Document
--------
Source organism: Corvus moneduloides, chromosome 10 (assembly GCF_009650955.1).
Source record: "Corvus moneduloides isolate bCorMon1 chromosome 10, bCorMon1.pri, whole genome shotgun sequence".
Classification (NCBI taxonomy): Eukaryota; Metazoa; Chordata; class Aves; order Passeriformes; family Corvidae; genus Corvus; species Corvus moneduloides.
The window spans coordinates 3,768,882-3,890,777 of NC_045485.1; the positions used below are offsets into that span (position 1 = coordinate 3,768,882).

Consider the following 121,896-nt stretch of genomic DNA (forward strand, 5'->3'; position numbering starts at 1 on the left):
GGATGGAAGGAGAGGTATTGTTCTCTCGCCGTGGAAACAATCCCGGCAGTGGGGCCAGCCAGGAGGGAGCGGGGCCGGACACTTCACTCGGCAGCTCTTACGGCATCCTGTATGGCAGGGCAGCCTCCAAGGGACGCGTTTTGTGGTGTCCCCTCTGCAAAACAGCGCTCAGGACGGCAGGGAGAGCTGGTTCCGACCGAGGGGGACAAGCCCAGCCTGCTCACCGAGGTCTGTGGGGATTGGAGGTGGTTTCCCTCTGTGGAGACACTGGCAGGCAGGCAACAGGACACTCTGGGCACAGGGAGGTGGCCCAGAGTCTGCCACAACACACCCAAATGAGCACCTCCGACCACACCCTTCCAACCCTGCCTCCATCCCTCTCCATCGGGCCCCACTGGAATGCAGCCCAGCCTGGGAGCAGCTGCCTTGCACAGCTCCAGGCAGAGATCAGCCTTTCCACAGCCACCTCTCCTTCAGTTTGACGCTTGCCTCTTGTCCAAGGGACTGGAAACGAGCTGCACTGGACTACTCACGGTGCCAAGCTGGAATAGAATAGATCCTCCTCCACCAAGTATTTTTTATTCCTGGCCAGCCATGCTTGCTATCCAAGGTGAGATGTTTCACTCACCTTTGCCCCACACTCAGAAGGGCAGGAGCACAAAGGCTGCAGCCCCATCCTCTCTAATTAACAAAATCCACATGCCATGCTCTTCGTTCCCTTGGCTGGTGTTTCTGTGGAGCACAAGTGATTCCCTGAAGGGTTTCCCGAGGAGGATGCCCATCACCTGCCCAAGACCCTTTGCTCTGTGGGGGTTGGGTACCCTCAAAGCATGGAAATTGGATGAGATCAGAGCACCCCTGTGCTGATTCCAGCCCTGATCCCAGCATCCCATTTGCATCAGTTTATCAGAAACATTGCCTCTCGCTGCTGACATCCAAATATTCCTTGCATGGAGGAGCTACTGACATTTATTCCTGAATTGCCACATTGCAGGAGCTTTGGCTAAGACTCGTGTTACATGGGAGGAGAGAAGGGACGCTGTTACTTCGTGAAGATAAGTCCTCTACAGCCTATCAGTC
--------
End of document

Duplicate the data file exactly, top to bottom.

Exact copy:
Source organism: Corvus moneduloides, chromosome 10 (assembly GCF_009650955.1).
Source record: "Corvus moneduloides isolate bCorMon1 chromosome 10, bCorMon1.pri, whole genome shotgun sequence".
Classification (NCBI taxonomy): Eukaryota; Metazoa; Chordata; class Aves; order Passeriformes; family Corvidae; genus Corvus; species Corvus moneduloides.
The window spans coordinates 3,768,882-3,890,777 of NC_045485.1; the positions used below are offsets into that span (position 1 = coordinate 3,768,882).

Consider the following 121,896-nt stretch of genomic DNA (forward strand, 5'->3'; position numbering starts at 1 on the left):
GGATGGAAGGAGAGGTATTGTTCTCTCGCCGTGGAAACAATCCCGGCAGTGGGGCCAGCCAGGAGGGAGCGGGGCCGGACACTTCACTCGGCAGCTCTTACGGCATCCTGTATGGCAGGGCAGCCTCCAAGGGACGCGTTTTGTGGTGTCCCCTCTGCAAAACAGCGCTCAGGACGGCAGGGAGAGCTGGTTCCGACCGAGGGGGACAAGCCCAGCCTGCTCACCGAGGTCTGTGGGGATTGGAGGTGGTTTCCCTCTGTGGAGACACTGGCAGGCAGGCAACAGGACACTCTGGGCACAGGGAGGTGGCCCAGAGTCTGCCACAACACACCCAAATGAGCACCTCCGACCACACCCTTCCAACCCTGCCTCCATCCCTCTCCATCGGGCCCCACTGGAATGCAGCCCAGCCTGGGAGCAGCTGCCTTGCACAGCTCCAGGCAGAGATCAGCCTTTCCACAGCCACCTCTCCTTCAGTTTGACGCTTGCCTCTTGTCCAAGGGACTGGAAACGAGCTGCACTGGACTACTCACGGTGCCAAGCTGGAATAGAATAGATCCTCCTCCACCAAGTATTTTTTATTCCTGGCCAGCCATGCTTGCTATCCAAGGTGAGATGTTTCACTCACCTTTGCCCCACACTCAGAAGGGCAGGAGCACAAAGGCTGCAGCCCCATCCTCTCTAATTAACAAAATCCACATGCCATGCTCTTCGTTCCCTTGGCTGGTGTTTCTGTGGAGCACAAGTGATTCCCTGAAGGGTTTCCCGAGGAGGATGCCCATCACCTGCCCAAGACCCTTTGCTCTGTGGGGGTTGGGTACCCTCAAAGCATGGAAATTGGATGAGATCAGAGCACCCCTGTGCTGATTCCAGCCCTGATCCCAGCATCCCATTTGCATCAGTTTATCAGAAACATTGCCTCTCGCTGCTGACATCCAAATATTCCTTGCATGGAGGAGCTACTGACATTTATTCCTGAATTGCCACATTGCAGGAGCTTTGGCTAAGACTCGTGTTACATGGGAGGAGAGAAGGGACGCTGTTACTTCGTGAAGATAAGTCCTCTACAGCCTATCAGTC